• The stomach acids present in the vomit can cause salivary glands irritation. In addition to helping you swallow, the saliva also helps wash away the harmful bacteria and neutralize the acid in your mouth, protecting you from tooth decay. However, irritated salivary glands produce less saliva to protect your teeth from acids and bacteria.
  • Stomach acids do not only erode the enamel but also wear away the skin on the roof and sides of your mouth. This causes painful mouth and throat sores. If untreated, these sores become swollen and even infected.

Treating the Effects of Eating Disorder

Having the right knowledge and receiving proper guidance from your oral health care provider can help you control and prevent damaged teeth and mouth. Intervention by family, friends, or loved ones can help people with eating disorders to seek medical and dental help. Early detection is crucial for smooth and successful recovery of the body, as well as dental health. Eating disorder patients should maintain proper oral health care, as well as a regular dental checkup. It is also important that patients should find a dental clinic that offers them a safe place where they can disclose their struggles and progress towards recovery.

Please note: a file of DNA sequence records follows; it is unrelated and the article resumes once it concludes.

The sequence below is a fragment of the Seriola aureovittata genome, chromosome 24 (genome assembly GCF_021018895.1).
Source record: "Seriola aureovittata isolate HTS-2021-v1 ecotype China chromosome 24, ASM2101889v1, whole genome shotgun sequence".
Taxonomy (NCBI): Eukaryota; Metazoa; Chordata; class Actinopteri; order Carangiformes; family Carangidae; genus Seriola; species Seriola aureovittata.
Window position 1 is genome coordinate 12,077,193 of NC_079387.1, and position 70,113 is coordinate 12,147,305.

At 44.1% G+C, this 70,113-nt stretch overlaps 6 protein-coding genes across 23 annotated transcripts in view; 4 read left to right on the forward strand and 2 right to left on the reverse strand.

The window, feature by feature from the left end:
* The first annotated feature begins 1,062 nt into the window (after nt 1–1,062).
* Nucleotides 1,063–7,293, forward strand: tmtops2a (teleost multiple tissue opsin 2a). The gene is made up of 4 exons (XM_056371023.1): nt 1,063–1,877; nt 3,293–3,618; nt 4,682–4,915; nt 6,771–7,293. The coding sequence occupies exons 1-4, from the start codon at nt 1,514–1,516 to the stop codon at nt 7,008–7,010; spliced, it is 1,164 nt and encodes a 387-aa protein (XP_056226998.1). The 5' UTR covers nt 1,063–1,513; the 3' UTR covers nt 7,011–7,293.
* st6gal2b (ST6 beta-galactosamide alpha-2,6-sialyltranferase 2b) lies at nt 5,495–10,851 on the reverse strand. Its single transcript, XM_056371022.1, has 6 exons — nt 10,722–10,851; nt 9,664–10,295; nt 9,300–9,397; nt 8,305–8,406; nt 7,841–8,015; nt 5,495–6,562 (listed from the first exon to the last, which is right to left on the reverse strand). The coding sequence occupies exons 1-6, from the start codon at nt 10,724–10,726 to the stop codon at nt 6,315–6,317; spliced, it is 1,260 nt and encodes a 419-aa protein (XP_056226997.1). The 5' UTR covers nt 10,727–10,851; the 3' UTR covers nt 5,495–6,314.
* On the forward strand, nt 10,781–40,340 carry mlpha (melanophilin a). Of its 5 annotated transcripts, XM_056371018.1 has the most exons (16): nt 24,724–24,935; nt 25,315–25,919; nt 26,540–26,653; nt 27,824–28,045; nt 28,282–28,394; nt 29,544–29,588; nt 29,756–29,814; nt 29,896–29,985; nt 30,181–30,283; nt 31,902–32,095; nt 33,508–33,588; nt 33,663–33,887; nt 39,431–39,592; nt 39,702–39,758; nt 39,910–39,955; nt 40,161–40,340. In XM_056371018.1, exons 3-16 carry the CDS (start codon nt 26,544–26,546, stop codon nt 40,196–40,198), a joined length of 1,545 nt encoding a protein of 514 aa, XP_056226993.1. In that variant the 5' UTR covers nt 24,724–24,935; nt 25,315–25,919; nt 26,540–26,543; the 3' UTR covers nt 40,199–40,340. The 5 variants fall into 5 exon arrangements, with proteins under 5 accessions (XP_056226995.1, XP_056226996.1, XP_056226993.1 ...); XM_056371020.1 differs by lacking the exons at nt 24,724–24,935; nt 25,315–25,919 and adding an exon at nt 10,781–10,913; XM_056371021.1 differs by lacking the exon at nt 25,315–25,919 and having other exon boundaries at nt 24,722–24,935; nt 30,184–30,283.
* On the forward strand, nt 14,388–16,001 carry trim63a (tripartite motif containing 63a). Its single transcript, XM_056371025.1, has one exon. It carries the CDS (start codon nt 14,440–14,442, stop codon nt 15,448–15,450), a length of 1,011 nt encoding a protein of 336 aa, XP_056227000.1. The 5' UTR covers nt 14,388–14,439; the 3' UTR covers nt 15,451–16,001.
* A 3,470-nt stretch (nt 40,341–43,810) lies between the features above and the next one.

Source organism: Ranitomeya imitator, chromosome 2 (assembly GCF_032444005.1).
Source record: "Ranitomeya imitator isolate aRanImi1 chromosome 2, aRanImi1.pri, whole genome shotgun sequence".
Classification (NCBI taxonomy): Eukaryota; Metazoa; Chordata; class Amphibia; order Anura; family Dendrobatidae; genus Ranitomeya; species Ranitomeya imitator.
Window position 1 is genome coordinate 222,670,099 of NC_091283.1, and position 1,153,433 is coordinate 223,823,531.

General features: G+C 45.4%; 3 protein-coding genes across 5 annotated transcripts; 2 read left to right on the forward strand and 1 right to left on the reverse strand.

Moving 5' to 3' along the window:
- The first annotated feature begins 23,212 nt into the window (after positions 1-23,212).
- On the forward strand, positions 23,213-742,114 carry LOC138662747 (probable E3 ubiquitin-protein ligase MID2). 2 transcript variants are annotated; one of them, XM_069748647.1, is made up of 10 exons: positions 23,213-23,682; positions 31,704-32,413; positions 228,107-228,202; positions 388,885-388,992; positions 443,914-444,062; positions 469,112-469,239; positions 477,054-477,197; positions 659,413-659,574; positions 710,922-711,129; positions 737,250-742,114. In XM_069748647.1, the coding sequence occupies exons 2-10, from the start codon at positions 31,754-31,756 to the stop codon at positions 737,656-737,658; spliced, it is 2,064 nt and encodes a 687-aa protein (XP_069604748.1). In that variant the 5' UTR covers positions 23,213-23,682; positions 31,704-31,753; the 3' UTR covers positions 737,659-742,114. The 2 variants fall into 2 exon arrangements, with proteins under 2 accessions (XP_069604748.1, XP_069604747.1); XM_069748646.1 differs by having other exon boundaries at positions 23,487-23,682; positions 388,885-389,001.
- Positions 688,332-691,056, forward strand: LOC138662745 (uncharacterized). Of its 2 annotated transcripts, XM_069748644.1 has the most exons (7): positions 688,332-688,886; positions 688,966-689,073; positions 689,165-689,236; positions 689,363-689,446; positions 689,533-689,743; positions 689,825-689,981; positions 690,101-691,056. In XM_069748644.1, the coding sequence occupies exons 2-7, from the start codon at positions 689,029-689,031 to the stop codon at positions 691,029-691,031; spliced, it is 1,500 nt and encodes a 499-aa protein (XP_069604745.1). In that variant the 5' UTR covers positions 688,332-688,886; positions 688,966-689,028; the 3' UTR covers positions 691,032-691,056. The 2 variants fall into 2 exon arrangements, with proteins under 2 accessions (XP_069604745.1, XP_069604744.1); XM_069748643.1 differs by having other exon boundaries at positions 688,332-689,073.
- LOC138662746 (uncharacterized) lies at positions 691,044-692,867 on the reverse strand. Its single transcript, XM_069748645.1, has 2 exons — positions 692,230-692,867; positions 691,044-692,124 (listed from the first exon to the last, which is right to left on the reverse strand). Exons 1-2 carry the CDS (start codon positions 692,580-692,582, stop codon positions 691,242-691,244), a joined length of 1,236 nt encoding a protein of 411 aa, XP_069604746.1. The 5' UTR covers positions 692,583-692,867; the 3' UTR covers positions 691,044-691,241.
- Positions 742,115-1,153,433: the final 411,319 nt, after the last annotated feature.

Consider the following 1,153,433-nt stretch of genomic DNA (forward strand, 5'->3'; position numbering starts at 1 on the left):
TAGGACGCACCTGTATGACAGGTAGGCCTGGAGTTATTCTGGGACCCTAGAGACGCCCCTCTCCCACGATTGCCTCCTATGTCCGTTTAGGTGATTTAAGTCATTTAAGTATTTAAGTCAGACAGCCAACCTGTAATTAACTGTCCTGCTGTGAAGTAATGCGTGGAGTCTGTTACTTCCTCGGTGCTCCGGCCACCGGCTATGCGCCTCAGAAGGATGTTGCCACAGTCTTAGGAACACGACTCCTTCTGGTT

Patients who still engage in purging even when undergoing treatment should be honest with their dentist about their behaviours. The dentist recommends patients to rinse their mouth with water immediately after purging. Wait for an hour before brushing the teeth to avoid scrubbing the gastric acids deeper into the teeth enamel. The dentist may also recommend using fluoride rinses, as well as desensitizing or remineralizing agents.

Our warm and friendly team is committed to providing you with comprehensive dental care services in a comfortable and relaxed setting in our dental clinic in Guelph. Call us today at (519) 767-6453, and we will happily assist your dental needs in every way we can.